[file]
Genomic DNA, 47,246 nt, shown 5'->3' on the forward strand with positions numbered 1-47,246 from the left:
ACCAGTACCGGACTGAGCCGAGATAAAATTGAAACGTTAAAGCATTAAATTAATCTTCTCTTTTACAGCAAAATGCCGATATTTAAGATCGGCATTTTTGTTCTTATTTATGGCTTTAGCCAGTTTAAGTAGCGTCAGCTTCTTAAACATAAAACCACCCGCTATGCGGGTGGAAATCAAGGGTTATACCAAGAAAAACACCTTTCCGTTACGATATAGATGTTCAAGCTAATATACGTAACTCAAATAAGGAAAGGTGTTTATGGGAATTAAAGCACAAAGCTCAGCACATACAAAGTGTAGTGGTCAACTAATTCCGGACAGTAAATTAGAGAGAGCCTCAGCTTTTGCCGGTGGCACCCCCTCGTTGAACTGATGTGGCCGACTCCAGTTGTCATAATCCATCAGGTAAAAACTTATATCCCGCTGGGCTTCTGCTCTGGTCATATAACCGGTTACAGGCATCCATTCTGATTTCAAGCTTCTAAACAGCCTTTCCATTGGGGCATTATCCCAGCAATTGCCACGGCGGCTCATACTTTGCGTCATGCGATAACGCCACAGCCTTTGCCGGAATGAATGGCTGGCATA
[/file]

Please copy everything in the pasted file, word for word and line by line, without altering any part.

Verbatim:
Genomic DNA, 47,246 nt, shown 5'->3' on the forward strand with positions numbered 1-47,246 from the left:
ACCAGTACCGGACTGAGCCGAGATAAAATTGAAACGTTAAAGCATTAAATTAATCTTCTCTTTTACAGCAAAATGCCGATATTTAAGATCGGCATTTTTGTTCTTATTTATGGCTTTAGCCAGTTTAAGTAGCGTCAGCTTCTTAAACATAAAACCACCCGCTATGCGGGTGGAAATCAAGGGTTATACCAAGAAAAACACCTTTCCGTTACGATATAGATGTTCAAGCTAATATACGTAACTCAAATAAGGAAAGGTGTTTATGGGAATTAAAGCACAAAGCTCAGCACATACAAAGTGTAGTGGTCAACTAATTCCGGACAGTAAATTAGAGAGAGCCTCAGCTTTTGCCGGTGGCACCCCCTCGTTGAACTGATGTGGCCGACTCCAGTTGTCATAATCCATCAGGTAAAAACTTATATCCCGCTGGGCTTCTGCTCTGGTCATATAACCGGTTACAGGCATCCATTCTGATTTCAAGCTTCTAAACAGCCTTTCCATTGGGGCATTATCCCAGCAATTGCCACGGCGGCTCATACTTTGCGTCATGCGATAACGCCACAGCCTTTGCCGGAATGAATGGCTGGCATA